With every new year comes a host of new years resolutions. For many, that will include “lose weight.” Last week, nutritionist and personal trainer Joe Wicks (The Body Coach), held the top 3 positions in The Mail On Sunday’s bestsellers list of non-fiction paperbacks with ‘Lean in 15: The Sustain Plan,’ ‘Lean In 15 – The Shape Plan’ and his original book ‘Lean in 15’. In fact, if you look at any of the bestseller lists for January you’ll find a host of books promising to help you get fit, eat healthy and of course, lose weight.
Now, there’s nothing wrong with wanting to lose weight – maybe you’re overweight and concerned about the health implications, maybe you ate a bit (ok a lot) of cheese and chocolate over Christmas and are trying to shed the extra padding, or maybe losing weight isn’t even your main objective but a result you’re expecting thanks to your new fitness & healthy-eating regime – one that really is making you feel healthier than ever before.
So, just to be clear, I am not saying losing weight is a bad thing (although, of course, it can be) but I am questioning whether complimenting someone on their weight loss is. Certainly, I’ve complimented friends on weight-loss before and when I did it, it was with the best of intentions. I wanted them to know that what they were doing was showing, that the effort they put in was visible, I wanted them to feel validated. But, when I take a step back and ask myself why I say “wow you’ve lost weight you look great!” when someone’s lost weight, I realize it’s not such a great compliment after all.
For one, it reinforces the idea that “thinner is better” which can be a pretty dangerous narrative to contribute to. Both in terms of image and in terms of health. Simply put, being thin doesn’t equate being healthy and being healthy doesn’t equate being thin and losing weight isn’t always a good thing. You don’t know the reason the person in question lost weight. It could be as a result of an eating-disorder, an illness such as cancer or Lupas, stress or anxiety related etc.
Secondly, it implies that the person didn’t look as great before their weight-loss. Which, y’know, might be taken the wrong way, like you’re implying they were “fat” beforehand. (Especially offensive to those of us from the “snowflake generation” – that’s millennials to you and me by the way.)
Thirdly, it puts a pressure on the person in question to maintain that weight or even to lose more. Research has shown that most of us who lose weight through dieting put it back on, if not more. Therefore the “you’ve lost weight! you look great!” compliment is a bit of a sting in the tail. It’s a reminder that you notice the other person’s weight – you’ll notice (and judge) if they put the pounds back on.
Of course, not everyone will take the intended compliment like that – some people will be delighted to hear you’ve noticed their weight-loss. However, in my experience, those kinds of people will voluntarily provide this information to you by telling you they’ve lost weight & feel so much better/healthier/confident etc, and that’s great! But I am hesitant to compliment friends on their weight because I don’t want them to feel like they weren’t good enough before their weight-loss or that I think their weight is all that important to be honest. Weight is one of those things that many people struggle with, and it’s different for everyone. Some people can look healthy while ordering takeout every night, while others can eat healthy, balanced meals, regularly exercise and be generally leading a healthy lifestyle and still be overweight. To me, it’s so much more important to compliment people on the more important things like their ability to be kind, generous, hard-working, loyal, humorous, sassy. (What? I value some sass ok?)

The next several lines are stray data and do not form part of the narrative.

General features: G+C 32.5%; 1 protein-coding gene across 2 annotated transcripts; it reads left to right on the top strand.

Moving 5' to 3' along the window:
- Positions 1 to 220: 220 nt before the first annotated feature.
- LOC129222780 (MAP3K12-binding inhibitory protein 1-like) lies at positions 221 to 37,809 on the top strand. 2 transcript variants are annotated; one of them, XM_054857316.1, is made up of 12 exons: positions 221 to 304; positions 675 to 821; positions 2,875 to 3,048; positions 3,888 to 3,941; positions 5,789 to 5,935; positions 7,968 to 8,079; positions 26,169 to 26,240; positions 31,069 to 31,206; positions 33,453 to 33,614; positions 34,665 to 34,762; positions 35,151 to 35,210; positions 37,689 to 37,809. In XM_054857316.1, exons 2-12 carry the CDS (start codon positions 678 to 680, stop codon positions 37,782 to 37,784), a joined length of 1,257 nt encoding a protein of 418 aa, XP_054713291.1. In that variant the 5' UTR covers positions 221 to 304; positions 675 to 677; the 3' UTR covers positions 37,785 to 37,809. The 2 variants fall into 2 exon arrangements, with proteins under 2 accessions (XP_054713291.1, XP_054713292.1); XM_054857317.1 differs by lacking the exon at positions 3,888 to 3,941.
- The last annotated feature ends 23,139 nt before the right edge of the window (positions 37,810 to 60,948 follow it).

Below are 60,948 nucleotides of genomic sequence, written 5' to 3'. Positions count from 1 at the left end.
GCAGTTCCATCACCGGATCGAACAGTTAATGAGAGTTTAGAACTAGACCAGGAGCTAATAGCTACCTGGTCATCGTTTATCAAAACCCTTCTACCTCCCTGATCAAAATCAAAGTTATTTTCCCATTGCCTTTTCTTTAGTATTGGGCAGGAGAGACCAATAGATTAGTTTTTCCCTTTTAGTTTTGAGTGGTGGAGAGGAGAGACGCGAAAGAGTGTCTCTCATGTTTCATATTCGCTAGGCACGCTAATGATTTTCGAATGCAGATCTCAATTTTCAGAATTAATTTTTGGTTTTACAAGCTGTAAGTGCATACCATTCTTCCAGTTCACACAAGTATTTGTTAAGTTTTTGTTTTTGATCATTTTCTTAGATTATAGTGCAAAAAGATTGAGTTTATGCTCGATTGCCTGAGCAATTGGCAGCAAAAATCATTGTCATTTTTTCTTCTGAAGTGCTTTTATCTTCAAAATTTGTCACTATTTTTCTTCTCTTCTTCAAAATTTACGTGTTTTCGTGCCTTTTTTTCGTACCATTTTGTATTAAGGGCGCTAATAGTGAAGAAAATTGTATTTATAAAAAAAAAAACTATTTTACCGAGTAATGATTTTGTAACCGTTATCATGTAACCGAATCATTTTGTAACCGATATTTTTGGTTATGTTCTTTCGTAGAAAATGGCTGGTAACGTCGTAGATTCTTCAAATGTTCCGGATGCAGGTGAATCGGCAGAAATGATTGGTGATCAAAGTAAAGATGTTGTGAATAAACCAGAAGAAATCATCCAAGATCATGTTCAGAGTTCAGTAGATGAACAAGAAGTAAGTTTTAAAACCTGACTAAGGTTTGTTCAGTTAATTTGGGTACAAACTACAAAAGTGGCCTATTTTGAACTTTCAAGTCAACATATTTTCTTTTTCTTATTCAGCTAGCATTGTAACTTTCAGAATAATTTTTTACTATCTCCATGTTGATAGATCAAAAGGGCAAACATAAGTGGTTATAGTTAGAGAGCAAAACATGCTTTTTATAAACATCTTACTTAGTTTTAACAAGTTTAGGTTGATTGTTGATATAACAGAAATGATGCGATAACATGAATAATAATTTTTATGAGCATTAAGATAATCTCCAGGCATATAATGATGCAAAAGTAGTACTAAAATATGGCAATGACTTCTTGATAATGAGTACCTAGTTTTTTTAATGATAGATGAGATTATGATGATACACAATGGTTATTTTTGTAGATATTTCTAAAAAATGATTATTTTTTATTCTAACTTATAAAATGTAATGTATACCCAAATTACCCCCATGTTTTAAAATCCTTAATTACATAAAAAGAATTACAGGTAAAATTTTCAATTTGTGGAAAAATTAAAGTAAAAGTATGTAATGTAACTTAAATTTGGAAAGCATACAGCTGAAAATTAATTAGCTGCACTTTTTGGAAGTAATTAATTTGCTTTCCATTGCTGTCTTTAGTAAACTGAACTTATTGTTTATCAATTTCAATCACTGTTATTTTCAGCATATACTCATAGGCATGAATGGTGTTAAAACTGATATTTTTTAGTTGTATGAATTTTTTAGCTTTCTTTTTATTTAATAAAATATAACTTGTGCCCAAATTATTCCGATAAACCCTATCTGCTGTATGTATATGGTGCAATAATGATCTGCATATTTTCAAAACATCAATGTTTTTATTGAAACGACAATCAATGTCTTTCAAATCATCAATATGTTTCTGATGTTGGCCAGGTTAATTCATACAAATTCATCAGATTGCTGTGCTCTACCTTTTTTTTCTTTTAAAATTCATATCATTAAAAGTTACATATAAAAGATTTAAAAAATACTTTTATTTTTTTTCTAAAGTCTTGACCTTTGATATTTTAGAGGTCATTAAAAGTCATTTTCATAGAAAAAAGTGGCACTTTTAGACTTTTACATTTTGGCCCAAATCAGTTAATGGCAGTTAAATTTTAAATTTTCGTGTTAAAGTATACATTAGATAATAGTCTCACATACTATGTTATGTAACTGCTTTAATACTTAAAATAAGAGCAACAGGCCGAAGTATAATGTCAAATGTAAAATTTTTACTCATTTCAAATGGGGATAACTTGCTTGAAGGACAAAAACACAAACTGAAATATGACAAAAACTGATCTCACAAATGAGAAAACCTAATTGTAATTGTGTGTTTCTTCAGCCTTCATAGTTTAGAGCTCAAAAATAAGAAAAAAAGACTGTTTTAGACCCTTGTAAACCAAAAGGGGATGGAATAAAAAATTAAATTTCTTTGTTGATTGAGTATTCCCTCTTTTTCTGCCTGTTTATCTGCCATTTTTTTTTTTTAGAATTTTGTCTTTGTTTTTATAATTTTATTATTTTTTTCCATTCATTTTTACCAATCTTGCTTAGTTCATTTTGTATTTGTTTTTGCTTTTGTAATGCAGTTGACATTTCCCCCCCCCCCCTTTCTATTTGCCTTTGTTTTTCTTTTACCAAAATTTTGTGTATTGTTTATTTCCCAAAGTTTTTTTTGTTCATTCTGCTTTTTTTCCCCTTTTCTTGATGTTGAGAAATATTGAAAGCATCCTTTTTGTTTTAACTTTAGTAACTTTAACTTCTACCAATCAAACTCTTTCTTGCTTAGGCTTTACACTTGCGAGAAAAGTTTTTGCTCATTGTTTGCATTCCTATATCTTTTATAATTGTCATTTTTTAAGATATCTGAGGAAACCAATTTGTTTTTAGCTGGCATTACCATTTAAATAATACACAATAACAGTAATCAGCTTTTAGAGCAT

In a world that’s increasingly infatuated with both men and women’s weight, we’re bombarded with images of the “ideal” body, one that’s sold to us as the image of health and sexual appeal. We might have started to move on from anorexic women being the only thing we consume, but that doesn’t mean what we’re being sold is anyway more attainable. From the “curvy” woman (aka skinny with boobs and a bum) to the chiselled men with six-packs and bulging veins, we’re still having images of “perfection” crammed down our throat, often times now wrapped up and sold to us in the form of fitness books and DVDs or even on our Instagram feeds. While I am all for people taking control of their health and fitness, I think we’ve reached a point where it’s becoming increasingly difficult for us not to be confronted with our weight on a daily basis, and I for one don’t want to further contribute to that.
So what I am proposing is that we don’t cease to compliment, we simply change our compliments. Instead of praising weight-loss, thinness, skinnyness etc, we praise the people in our life for their commitment to going for a jog in the morning or thank them for sharing a new healthy recipe with us. We compliment them on positive personality traits or for passing their driving test. There’s a multitude of things to pick from when you want to give a compliment – maybe we can all dig a little deeper than putting so much emphasis on numbers on a scale?
For me, the only time it’s appropriate to comment on someone’s weight-loss is if they’ve outright brought it up in conversation or blatantly made it public knowledge and are asking for recognition eg. posting a before and after shot on Facebook alongside some inspiring post about their ‘journey’ (sorry lads I am not mocking, really I am just jealous). Personally, that’s why I’ve made the decision to refrain from commenting on others weight, whether I intend to compliment or not.
(Published on Spun Out)